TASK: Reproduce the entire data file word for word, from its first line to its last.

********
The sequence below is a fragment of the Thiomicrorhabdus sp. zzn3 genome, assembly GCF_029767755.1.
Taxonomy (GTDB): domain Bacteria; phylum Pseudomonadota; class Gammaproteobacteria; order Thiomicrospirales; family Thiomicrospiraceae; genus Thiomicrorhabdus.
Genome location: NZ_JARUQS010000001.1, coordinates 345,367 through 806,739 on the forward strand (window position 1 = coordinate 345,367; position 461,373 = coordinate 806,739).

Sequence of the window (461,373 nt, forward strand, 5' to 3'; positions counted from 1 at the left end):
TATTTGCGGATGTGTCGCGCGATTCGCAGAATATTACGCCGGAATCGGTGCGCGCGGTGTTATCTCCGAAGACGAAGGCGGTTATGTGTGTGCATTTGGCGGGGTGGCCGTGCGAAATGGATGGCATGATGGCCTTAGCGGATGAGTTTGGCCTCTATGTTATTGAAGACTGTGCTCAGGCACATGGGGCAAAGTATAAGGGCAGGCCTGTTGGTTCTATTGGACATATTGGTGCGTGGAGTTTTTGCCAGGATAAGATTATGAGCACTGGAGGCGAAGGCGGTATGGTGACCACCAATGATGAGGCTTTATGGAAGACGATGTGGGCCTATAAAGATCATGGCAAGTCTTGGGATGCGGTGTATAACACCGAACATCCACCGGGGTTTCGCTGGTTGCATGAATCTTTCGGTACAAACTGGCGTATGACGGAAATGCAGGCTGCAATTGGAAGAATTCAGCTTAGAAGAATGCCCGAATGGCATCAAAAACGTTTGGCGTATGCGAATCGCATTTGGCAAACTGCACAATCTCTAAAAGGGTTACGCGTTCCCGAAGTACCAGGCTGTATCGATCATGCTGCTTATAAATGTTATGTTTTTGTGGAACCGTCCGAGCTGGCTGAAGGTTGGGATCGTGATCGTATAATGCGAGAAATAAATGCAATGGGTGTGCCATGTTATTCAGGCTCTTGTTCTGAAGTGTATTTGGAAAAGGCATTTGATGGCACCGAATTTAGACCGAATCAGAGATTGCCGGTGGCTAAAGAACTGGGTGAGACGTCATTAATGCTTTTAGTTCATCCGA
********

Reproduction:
The sequence below is a fragment of the Thiomicrorhabdus sp. zzn3 genome, assembly GCF_029767755.1.
Taxonomy (GTDB): domain Bacteria; phylum Pseudomonadota; class Gammaproteobacteria; order Thiomicrospirales; family Thiomicrospiraceae; genus Thiomicrorhabdus.
Genome location: NZ_JARUQS010000001.1, coordinates 345,367 through 806,739 on the forward strand (window position 1 = coordinate 345,367; position 461,373 = coordinate 806,739).

Sequence of the window (461,373 nt, forward strand, 5' to 3'; positions counted from 1 at the left end):
TATTTGCGGATGTGTCGCGCGATTCGCAGAATATTACGCCGGAATCGGTGCGCGCGGTGTTATCTCCGAAGACGAAGGCGGTTATGTGTGTGCATTTGGCGGGGTGGCCGTGCGAAATGGATGGCATGATGGCCTTAGCGGATGAGTTTGGCCTCTATGTTATTGAAGACTGTGCTCAGGCACATGGGGCAAAGTATAAGGGCAGGCCTGTTGGTTCTATTGGACATATTGGTGCGTGGAGTTTTTGCCAGGATAAGATTATGAGCACTGGAGGCGAAGGCGGTATGGTGACCACCAATGATGAGGCTTTATGGAAGACGATGTGGGCCTATAAAGATCATGGCAAGTCTTGGGATGCGGTGTATAACACCGAACATCCACCGGGGTTTCGCTGGTTGCATGAATCTTTCGGTACAAACTGGCGTATGACGGAAATGCAGGCTGCAATTGGAAGAATTCAGCTTAGAAGAATGCCCGAATGGCATCAAAAACGTTTGGCGTATGCGAATCGCATTTGGCAAACTGCACAATCTCTAAAAGGGTTACGCGTTCCCGAAGTACCAGGCTGTATCGATCATGCTGCTTATAAATGTTATGTTTTTGTGGAACCGTCCGAGCTGGCTGAAGGTTGGGATCGTGATCGTATAATGCGAGAAATAAATGCAATGGGTGTGCCATGTTATTCAGGCTCTTGTTCTGAAGTGTATTTGGAAAAGGCATTTGATGGCACCGAATTTAGACCGAATCAGAGATTGCCGGTGGCTAAAGAACTGGGTGAGACGTCATTAATGCTTTTAGTTCATCCGA